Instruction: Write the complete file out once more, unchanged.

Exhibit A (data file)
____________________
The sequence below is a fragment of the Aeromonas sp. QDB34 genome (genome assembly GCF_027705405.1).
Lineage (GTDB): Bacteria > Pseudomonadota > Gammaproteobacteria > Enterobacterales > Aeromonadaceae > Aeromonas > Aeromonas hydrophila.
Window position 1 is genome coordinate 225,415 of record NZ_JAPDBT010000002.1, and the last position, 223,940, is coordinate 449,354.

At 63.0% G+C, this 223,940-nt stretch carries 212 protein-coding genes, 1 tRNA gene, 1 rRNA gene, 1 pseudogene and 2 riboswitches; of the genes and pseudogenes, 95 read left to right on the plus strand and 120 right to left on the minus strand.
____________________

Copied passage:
The sequence below is a fragment of the Aeromonas sp. QDB34 genome (genome assembly GCF_027705405.1).
Lineage (GTDB): Bacteria > Pseudomonadota > Gammaproteobacteria > Enterobacterales > Aeromonadaceae > Aeromonas > Aeromonas hydrophila.
Window position 1 is genome coordinate 225,415 of record NZ_JAPDBT010000002.1, and the last position, 223,940, is coordinate 449,354.

At 63.0% G+C, this 223,940-nt stretch carries 212 protein-coding genes, 1 tRNA gene, 1 rRNA gene, 1 pseudogene and 2 riboswitches; of the genes and pseudogenes, 95 read left to right on the plus strand and 120 right to left on the minus strand.